Fig. 1. SEM images, XRD patterns, FT-IR spectrum, and TPD images of the CSA

Stability of CSA and Cellulose in the IL

An experiment was carried out to determine whether the cellulose and the CAS were separately degraded in the ionic liquid via a typical hydrolysis reaction at different water contents. The results are shown in Table 1. In the ionic liquid, the CSA was extremely stable, as no small molecular sugars, acids, or other breakdown products were detected. The major product generated from cellulose degradation was 5-HMF at 2.02%, which demonstrated that the ionic liquid itself had little catalytic effect on the degradation of the cellulose; however, the hydrolyzate is commonly glucose (Bai et al. 2014). The presence of only 5-HMF, which dehydrated from glucose, reflected that the reaction conditions were a little too severe for cellulose hydrolysis. Thus, the CSA catalytic reaction conditions were further optimized.

Table 1. Hydrolysis of Cellulose in [AMIM][Cl]*

*0.1 g cellulose and 2 g of [AMIM][Cl] were reacted at140 °C for 9 h

Effect of Water Addition on TRS Yield

The relationship between reducing sugar yields and water content was investigated (Table 2). The water content of the IL ranged from 0 to 10 wt.%. This range was selected considering the stability of the IL and the solubility of cellulose. A 5% addition of water (based on the mass of IL) gave the highest yield of TRS and glucose. The added water also affected cellulose hydrolysis. Because the hydrolysis products were most likely oligosaccharides and more soluble in aqueous solutions, almost no glucose degradation products were observed. Formation of degraded glucose products during hydrolysis was inhibited by the water addition. The reaction system almost stopped when the water content increased to 10%; therefore, a water content of 5% was used in subsequent experiments.

Table 2. Effect of Water Addition on TRS Yield Obtained by Cellulose Hydrolysis Catalyzed with CSA in [AMIM][Cl]*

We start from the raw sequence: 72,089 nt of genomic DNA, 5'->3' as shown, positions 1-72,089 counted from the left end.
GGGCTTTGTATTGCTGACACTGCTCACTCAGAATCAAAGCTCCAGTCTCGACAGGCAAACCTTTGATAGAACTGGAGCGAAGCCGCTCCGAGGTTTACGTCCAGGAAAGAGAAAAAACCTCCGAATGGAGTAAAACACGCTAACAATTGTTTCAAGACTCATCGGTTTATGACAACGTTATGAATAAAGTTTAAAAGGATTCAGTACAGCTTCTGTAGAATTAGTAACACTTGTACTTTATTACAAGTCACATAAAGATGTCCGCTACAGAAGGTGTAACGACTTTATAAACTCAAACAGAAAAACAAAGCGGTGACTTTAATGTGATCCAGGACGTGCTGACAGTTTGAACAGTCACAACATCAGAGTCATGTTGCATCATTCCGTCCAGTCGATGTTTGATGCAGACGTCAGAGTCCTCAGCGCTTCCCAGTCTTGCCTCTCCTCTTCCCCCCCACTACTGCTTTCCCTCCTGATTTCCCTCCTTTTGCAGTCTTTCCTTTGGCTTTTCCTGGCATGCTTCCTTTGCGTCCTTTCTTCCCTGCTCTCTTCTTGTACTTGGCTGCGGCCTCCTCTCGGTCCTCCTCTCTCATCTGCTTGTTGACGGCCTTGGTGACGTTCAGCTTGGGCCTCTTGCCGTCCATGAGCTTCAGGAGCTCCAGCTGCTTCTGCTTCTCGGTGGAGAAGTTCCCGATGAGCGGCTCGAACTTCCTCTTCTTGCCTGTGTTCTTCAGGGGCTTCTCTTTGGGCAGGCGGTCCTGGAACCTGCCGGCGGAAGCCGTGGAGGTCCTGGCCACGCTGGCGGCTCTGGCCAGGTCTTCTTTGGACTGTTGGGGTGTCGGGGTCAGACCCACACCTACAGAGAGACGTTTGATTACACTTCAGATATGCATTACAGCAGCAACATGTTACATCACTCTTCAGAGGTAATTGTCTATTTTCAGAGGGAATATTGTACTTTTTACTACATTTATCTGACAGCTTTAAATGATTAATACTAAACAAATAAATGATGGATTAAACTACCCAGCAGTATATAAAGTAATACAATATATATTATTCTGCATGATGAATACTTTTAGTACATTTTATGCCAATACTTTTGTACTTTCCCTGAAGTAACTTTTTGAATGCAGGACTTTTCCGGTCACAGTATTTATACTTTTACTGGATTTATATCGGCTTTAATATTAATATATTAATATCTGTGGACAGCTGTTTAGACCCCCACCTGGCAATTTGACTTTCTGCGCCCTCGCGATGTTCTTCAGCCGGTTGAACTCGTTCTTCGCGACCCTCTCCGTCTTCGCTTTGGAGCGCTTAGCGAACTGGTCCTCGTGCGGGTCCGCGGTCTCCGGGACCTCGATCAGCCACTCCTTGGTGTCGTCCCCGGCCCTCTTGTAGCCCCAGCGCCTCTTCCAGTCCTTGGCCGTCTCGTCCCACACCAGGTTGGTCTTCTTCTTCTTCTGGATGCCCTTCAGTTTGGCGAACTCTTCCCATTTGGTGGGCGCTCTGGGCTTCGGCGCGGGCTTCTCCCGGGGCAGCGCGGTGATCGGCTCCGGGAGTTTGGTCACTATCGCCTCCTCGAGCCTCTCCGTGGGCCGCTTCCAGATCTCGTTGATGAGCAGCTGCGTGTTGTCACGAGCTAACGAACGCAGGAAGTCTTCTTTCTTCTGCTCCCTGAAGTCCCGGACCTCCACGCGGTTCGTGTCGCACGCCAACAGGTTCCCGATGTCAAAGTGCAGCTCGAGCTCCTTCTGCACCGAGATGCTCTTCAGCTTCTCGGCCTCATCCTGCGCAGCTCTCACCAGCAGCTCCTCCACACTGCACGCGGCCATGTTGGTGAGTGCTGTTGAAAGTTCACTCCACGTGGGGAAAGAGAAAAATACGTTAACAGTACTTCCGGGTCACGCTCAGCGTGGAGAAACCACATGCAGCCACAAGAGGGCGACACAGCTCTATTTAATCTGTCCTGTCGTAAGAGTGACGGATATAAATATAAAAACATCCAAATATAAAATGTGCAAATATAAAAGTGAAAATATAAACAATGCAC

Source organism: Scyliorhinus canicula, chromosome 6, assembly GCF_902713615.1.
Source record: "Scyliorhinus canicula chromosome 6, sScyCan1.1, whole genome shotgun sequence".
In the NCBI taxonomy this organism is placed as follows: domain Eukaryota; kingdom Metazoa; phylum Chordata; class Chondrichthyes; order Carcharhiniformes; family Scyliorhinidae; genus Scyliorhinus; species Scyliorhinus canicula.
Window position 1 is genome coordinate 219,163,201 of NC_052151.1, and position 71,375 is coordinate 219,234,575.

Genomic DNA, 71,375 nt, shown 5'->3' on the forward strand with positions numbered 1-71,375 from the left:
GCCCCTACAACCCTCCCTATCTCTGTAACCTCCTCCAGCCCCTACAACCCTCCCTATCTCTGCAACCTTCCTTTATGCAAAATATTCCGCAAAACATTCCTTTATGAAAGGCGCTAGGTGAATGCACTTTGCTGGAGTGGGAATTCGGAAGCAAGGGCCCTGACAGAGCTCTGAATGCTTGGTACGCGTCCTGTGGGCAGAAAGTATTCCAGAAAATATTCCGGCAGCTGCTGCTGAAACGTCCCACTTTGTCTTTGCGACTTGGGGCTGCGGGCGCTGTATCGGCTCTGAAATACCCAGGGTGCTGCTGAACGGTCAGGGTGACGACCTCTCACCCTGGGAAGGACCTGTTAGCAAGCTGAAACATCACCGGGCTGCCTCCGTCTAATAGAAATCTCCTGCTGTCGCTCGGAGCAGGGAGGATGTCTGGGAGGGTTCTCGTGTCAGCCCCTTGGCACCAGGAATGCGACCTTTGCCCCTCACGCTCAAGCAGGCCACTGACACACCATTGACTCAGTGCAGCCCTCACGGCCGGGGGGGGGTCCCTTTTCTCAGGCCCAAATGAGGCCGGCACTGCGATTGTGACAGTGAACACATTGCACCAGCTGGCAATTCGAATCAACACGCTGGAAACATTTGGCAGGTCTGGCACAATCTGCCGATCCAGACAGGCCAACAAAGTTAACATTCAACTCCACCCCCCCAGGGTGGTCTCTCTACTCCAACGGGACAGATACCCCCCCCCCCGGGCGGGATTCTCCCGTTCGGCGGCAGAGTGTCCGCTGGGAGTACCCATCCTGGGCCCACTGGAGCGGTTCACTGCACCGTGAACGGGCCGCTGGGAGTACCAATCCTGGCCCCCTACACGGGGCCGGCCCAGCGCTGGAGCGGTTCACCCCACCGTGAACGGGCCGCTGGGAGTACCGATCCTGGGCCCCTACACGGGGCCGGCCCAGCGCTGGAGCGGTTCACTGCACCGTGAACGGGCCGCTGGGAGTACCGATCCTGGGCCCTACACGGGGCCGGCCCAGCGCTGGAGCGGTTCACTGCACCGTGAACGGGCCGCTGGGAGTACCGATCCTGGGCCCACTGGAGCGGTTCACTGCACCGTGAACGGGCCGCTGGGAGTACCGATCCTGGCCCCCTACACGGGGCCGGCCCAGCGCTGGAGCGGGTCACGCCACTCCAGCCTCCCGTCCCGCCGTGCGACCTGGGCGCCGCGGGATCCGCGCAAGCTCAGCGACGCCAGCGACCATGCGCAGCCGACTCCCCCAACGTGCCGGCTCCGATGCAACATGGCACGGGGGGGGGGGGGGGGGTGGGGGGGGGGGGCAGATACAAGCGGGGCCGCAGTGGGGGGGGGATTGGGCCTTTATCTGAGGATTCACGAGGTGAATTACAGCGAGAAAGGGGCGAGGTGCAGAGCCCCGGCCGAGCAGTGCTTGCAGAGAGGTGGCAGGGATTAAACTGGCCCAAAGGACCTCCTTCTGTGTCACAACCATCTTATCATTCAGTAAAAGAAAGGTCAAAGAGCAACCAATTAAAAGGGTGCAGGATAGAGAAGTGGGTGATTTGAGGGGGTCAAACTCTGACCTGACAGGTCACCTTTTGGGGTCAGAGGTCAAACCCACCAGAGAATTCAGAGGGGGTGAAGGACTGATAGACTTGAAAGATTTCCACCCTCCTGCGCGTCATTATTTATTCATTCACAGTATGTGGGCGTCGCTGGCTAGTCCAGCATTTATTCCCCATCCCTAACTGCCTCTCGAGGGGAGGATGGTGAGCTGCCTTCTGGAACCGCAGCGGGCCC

*0.1 g of cellulose, 2 g of [AMIM][Cl] and 0.04 g of CSA were reacted at 140 °C for 9 h

Effect of Catalyst Dosage on TRS Yield

Table 3 shows the effect of catalyst dosage on the TRS and glucose yields at the optimum temperature (140 °C). A certain amount of catalyst was needed to facilitate the formation of the reducing sugar (glucose). The yield of cellobiose increased from 0.183 to 0.199% as the catalyst dosage increased from 4:5 to 12:5. The increase in catalyst dosage decreased the yield of glucose from 0.215 to 0.171 mg/mL, which may reflect accelerated degradation of formed glucose caused by excess active sites in the catalytic reaction. Therefore, the ratio of 4:5 of catalyst/cellulose was used in subsequent experiments.

Table 3. Effect of Catalyst Dosage on TRS Yield Obtained by Cellulose Hydrolysis Catalyzed with CSA in [AMIM][Cl]*

*0.1 g of cellulose, 0.01 g of water, and 2 g of [AMIM][Cl]

Effect of Reaction Time

The effect of reaction time on cellulose hydrolysis was studied at the duration of 3 h, 4 h, 5 h, 6 h, and 7 h for the different test groups. As shown in Fig. 2a, cellobiose had a lower concentration than glucose in the hydrolysis solution. The cellobiose content increased until a reaction time of 5 h, and then decreased gradually.

Fig. 2. The effect of reaction time on the products of cellulose hydrolysis catalyzed with CSA in [AMIM][Cl] (0.1 g cellulose, 0.01 g water, 2 g [AMIM][Cl], and 0.04 g CSA). a) trends in sugar content; b) trends in 5-HMF and other small molecule products

The concentration of glucose decreased from 3 h to 4 h and then increased until a peak at 6 h. For the glucose degradation by-products, glucuronic acid was the only product that decreased with reaction time. The contents of 5-HMF, glycolic acid, and formic acid had remarkable increases after 5 h. Glycolic acid and formic acid reached a peak at 6 h, while 5-HMF continued to increase until 7 h (Fig. 2b).